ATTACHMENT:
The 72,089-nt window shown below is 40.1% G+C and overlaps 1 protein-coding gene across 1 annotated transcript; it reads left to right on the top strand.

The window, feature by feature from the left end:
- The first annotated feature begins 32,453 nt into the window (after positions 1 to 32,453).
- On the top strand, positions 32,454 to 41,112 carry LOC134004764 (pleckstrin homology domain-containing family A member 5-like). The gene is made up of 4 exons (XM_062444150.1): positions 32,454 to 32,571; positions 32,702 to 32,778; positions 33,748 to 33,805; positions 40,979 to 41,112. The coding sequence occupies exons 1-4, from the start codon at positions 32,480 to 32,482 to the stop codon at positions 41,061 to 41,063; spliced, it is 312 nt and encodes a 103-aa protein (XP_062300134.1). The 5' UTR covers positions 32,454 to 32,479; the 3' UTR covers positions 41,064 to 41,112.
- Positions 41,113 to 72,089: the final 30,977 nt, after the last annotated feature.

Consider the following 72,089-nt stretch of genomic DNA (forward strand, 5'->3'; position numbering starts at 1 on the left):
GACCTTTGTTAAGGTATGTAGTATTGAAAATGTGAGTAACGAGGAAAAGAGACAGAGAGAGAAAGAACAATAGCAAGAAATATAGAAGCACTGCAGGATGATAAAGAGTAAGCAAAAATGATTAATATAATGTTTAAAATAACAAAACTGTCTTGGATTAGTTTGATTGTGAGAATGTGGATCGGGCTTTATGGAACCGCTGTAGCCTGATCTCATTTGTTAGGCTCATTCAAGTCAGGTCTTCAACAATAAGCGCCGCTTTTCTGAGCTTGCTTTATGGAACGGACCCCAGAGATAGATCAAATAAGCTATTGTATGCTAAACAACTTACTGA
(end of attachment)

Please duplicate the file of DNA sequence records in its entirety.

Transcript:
The 72,089-nt window shown below is 40.1% G+C and overlaps 1 protein-coding gene across 1 annotated transcript; it reads left to right on the top strand.

The window, feature by feature from the left end:
- The first annotated feature begins 32,453 nt into the window (after positions 1 to 32,453).
- On the top strand, positions 32,454 to 41,112 carry LOC134004764 (pleckstrin homology domain-containing family A member 5-like). The gene is made up of 4 exons (XM_062444150.1): positions 32,454 to 32,571; positions 32,702 to 32,778; positions 33,748 to 33,805; positions 40,979 to 41,112. The coding sequence occupies exons 1-4, from the start codon at positions 32,480 to 32,482 to the stop codon at positions 41,061 to 41,063; spliced, it is 312 nt and encodes a 103-aa protein (XP_062300134.1). The 5' UTR covers positions 32,454 to 32,479; the 3' UTR covers positions 41,064 to 41,112.
- Positions 41,113 to 72,089: the final 30,977 nt, after the last annotated feature.

Consider the following 72,089-nt stretch of genomic DNA (forward strand, 5'->3'; position numbering starts at 1 on the left):
GACCTTTGTTAAGGTATGTAGTATTGAAAATGTGAGTAACGAGGAAAAGAGACAGAGAGAGAAAGAACAATAGCAAGAAATATAGAAGCACTGCAGGATGATAAAGAGTAAGCAAAAATGATTAATATAATGTTTAAAATAACAAAACTGTCTTGGATTAGTTTGATTGTGAGAATGTGGATCGGGCTTTATGGAACCGCTGTAGCCTGATCTCATTTGTTAGGCTCATTCAAGTCAGGTCTTCAACAATAAGCGCCGCTTTTCTGAGCTTGCTTTATGGAACGGACCCCAGAGATAGATCAAATAAGCTATTGTATGCTAAACAACTTACTGA